The sitar is equal to Ustad Vilayat Khan’s name, who was the greatest sitarist of his generation. He factually could make the instrument sing. Such was his skill that his first 78-RPM disc was recorded when he was merely 8 and the last concert in 2004 when he was 75.
Through his unique style, he would take no accompaniment of the tanpura. Enayatkhani Kanada, Sanjh Saravali, Kalavanti, Mand Bhairav are some of the ragas that are his inventions.
Vilayat Khan was born into the family of court musicians of the Mughals, to a sitar genius Enayat Khan, in Gauripur on the 28th August, 1928.
His father Enayat Khan and grandfather Imdad Khan also were great sitarists and surbahar (bass sitar) players. Vilayt Khan had his sitar training in the family style, which is popular as ‘the Imdadkhani Gharana or Etawah Gharana’.
The Khan family is of Hindu Rajput origin. Ustad Enayat Khan (Vilayat Khan’s father) had a Hindu nick name Nath Singh. Vilayat Khan himself had several bandishes with the pen name as Nath Piya.
When he was only 9 years old, he lost his father and had his further training from his uncle Wahid Khan (the sitar and surbahar expert), his maternal grandfather Bande Hassan Khan (a singer) and his vocalist mother Bashiran Begum. Uncle Zinde Hassan always had a strict eye on Vilayt Khan’s riyaz (practice).
In the musical grooming days, though little Vilayat had an immense inclination to singing; yet his mother (though a vocalist herself), took him to the sitar to continue with the family tradition of sitarits. However, later in life also, Vilayat Khan kept this flame of interest in singing burning and would sing in concerts.
When he had his first concert at All Bengal Music Conference, it was praised as ‘Electrifying Sitar’. In the 1950s, he made some alterations in the instrument with the instrument makers.
He toured the abroad for more than 50 years and perhaps was the first Indian musician to play in England in the post-independence era. He also had some recorded concerts playing the surbahar. With the authorities as Bismillah Khan, Ali Akbar Khan, brother Imrat Khan, he had many duet concerts also.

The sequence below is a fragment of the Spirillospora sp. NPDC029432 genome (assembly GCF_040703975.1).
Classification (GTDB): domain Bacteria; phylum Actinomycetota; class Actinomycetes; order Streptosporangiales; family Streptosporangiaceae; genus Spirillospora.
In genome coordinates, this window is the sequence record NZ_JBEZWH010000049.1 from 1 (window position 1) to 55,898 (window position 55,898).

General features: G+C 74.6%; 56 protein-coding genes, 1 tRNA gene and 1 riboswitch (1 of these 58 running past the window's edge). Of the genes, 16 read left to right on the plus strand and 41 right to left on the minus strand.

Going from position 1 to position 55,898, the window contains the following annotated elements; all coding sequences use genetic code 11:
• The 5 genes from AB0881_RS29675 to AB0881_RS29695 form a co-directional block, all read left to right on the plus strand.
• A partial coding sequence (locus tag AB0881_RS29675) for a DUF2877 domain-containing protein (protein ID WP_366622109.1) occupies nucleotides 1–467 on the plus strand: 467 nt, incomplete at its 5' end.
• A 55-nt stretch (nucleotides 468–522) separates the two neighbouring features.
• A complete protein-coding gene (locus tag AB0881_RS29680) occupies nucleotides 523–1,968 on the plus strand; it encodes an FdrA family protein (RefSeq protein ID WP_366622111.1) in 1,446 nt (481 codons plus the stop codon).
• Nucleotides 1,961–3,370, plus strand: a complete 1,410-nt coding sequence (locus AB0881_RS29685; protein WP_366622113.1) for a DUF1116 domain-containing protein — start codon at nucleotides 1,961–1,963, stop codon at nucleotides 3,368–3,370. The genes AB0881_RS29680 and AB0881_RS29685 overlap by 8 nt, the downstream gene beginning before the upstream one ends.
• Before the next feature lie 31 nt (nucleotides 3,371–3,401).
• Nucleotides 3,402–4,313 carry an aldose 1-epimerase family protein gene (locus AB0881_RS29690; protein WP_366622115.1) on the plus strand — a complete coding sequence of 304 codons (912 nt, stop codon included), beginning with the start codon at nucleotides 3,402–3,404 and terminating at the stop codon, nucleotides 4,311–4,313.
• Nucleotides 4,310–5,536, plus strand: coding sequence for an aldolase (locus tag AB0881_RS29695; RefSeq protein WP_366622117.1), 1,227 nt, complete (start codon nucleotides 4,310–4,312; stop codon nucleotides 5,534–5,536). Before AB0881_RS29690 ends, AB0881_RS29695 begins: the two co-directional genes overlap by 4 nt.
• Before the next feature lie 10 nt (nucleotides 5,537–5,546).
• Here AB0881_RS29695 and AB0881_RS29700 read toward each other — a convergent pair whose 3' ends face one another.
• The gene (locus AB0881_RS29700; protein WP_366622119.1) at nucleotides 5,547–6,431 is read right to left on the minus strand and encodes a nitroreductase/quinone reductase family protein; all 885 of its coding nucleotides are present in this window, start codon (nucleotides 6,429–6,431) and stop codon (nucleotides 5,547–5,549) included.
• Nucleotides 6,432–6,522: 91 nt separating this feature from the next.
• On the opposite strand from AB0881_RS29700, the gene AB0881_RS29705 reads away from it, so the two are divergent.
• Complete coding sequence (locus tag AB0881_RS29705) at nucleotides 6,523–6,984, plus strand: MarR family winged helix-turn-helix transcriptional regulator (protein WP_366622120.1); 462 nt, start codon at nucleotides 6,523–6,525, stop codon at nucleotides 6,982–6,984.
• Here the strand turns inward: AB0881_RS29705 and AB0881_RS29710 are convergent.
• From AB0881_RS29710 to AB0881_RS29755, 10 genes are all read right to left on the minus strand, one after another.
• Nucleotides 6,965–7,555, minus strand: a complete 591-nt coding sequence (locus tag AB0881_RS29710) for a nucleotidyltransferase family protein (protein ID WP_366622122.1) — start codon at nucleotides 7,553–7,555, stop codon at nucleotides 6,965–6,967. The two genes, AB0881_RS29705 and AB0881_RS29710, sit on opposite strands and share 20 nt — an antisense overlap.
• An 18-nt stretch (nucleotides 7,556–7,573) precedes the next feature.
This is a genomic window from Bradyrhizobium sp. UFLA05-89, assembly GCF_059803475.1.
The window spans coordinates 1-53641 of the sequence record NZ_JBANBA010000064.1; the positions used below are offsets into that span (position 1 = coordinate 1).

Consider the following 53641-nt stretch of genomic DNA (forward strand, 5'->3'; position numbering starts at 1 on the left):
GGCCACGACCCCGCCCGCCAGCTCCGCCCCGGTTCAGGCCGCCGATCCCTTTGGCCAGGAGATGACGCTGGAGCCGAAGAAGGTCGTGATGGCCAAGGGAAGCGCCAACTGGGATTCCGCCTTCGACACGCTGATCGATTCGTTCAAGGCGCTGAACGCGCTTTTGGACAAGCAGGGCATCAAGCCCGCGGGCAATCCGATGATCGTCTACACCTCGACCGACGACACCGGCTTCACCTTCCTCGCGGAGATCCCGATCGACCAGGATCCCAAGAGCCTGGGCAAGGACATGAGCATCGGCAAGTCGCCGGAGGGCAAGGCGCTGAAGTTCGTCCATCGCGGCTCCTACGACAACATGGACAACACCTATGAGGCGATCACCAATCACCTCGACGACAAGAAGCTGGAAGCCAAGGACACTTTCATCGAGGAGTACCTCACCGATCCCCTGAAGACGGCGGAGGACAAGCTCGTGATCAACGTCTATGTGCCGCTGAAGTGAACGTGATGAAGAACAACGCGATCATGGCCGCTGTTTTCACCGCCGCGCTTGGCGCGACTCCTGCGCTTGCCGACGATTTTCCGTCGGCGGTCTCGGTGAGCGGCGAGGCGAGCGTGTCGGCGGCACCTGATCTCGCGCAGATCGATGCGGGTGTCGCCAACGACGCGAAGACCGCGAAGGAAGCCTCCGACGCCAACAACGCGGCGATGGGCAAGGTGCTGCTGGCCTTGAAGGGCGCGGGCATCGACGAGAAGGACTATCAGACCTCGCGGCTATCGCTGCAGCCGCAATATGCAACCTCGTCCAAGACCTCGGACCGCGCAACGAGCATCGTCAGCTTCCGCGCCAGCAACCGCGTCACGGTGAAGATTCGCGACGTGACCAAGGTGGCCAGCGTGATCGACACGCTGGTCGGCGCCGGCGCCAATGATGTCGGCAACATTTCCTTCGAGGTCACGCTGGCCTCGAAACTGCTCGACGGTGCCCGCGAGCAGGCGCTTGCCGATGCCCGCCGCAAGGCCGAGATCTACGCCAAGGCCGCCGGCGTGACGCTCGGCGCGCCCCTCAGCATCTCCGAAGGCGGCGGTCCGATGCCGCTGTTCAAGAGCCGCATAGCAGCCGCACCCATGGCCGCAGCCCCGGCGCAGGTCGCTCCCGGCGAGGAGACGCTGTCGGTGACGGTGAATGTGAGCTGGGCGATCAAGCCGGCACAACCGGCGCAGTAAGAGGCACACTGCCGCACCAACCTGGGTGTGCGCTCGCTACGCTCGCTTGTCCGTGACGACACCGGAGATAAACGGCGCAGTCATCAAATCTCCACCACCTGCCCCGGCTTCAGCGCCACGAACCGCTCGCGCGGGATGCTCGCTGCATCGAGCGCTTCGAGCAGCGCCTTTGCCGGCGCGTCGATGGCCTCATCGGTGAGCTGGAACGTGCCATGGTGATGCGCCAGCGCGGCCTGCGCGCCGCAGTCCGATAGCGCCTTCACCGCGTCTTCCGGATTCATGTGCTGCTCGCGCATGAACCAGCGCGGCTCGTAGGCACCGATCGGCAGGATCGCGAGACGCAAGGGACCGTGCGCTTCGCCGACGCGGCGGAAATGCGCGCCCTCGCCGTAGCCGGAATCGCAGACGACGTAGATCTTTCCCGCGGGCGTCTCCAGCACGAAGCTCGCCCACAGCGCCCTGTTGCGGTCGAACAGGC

His other hobbies were horse-riding, pool playing, swimming and ballroom dancing. He had penchant for sports car driving and trend-setting clothes. He had a huge collection of guns, smoking pipes, antique European crockery, cut glass and chandeliers.
Ustad Vilayat Khan had a few disciples other than his sons; like Kashinath Mukherjee, Arvind Parikh, and Kalyani Roy. The celebrated English session musician Big Jim Sullivan also had some sitar lessons from Vilayt Khan. With his great faith in gender equality, he trained his own daughter Zila Khan also.
However, his life was full of controversies like his opposition towards Ravi Shankar, which Vilayat Khan himself had refused in soothing times. His hatred for the politics and organizations of India’s cultural life was also chewed by his fans and the media. He refused the Padma Shri, the Padma Bhushan, the Padma Vibhushan and the Sangeet Natak Akademi awards, citing it as ‘the inability of the board to review his skill’. For a time, he also avoided All-India Radio.
“Bharat Sitar Samrat” by the Artistes Association of India and “Aftab-e-Sitar” (Sun of the Sitar) were the only awards that he accepted.
He also said, “I wouldn’t accept anything that other sitar players, juniors and less deserving have been awarded before me. If India has any exclusive award for the sitar, I must be the first to get it.”
Despite of all these debates, Ustad Vilayat Khan’s magnitude as a stitarist was unparalleled.
In Indian Classical Music Rudra Veena is also one of the oldest string instrument. You can read about Rudra Veena and isolated Rudra Veena player Ustad Asad Ali Khan below